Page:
The Horizon, however, cannot simply land wherever she chooses: without skids or other landing apparatus, she has to stay in the air until she can find a berth. Or......I could always make it so that she could indeed land on a level patch of ground if needed. That, however, would require rewriting large sections of the book, so I think I will keep it as is.

Excellent news! InConJunction XXXIII will be hosting Cheri Priest for this year's con! (happy dance!). A friend of mine told me about this con, and I do believe I will need to haul my steampunk-costumed self out to Indianapolis for this particular shindig, particularly since there appears to be a movie version of Boneshaker in development, according to Miss Priest herself.

Did I mention that yesterday, I imbibed 16 ounces of straight espresso in one sitting? I don't recommended it: I reeked physically from all the sweet, I was giggling as if tipsy, and I was smelling colors at one point. But still:

Tuesday, February 5, 2013

Vampire Diaries

I write this at 2:48am in a tolerable state of alertness. This has something to do with the two cups of tar-like coffee I consumed a few hours ago but mostly due to my new schedule as a nightshift worker. Monday morning, I was awake until 6:05am before I could crawl into bed with the ardent longing of the most passionate of lovers. Once I hit the sheets, I wouldn't have climbed out for the apocalypse.

This new Nightwalker schedule is tolerable so far, and I foresee an impressive amount of creative work in these wee hours. Since most mortal souls are peacefully asleep at this time, I must devise my own amusements. So far this night/early morning, I've edited two chapters, cleaned my craft room, and added some extra touches to my Valentine's Day steampunk costume.

A friend of mine suggested draping the pearls across the front, and I quite like the effect. The pearls have a claps, so I can undo them on one side to facilitate putting the corset on. And of course one must have a pocketwatch for steampunk! Next on the list is a hat - I need to make one in the next two weeks. All I really need to do is buy the hat form, then it should be fairly easy to put together.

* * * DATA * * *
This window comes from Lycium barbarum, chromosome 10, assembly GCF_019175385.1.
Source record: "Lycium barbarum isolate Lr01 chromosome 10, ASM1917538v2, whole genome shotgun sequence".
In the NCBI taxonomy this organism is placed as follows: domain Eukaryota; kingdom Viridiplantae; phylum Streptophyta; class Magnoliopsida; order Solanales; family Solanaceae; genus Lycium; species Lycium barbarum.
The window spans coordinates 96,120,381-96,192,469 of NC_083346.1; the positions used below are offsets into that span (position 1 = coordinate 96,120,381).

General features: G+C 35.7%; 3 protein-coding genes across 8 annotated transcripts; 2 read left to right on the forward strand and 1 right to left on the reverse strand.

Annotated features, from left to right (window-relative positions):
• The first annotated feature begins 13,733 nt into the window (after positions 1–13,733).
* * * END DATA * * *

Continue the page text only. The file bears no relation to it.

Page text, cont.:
I didn't accomplish much writing last week due to my new work schedule and a death in the family: my maternal Grandma suffered for nearly a week before passing on, and our family had a noisy funeral on Saturday. In the midst of it all, a new nephew was born, and my parents and I were watching my two year old nephew during the week. However, the madness of the week has finished, and I can refocus on Steam on the Horizon.

General evisceration has been the name of the writing progress as of late - I have been ruthlessly ripping out paragraphs at a time while cursing myself for my incurable wordiness. Part One has already shrunk by a couple thousand words, and several thousand more are in dire risk of the chopping block. Good thing too - there are too darned many of them hanging around cluttering up the draft.

One particular steampunk inspiration is this song by artist Thea Gilmore. It is entitled "Pirate Moon" and while its style is not along the lines of Abney Park or Steampowered Giraffe, I cannot help but think of airships drifting across a bank of clouds under a full moon whenever I hear this song.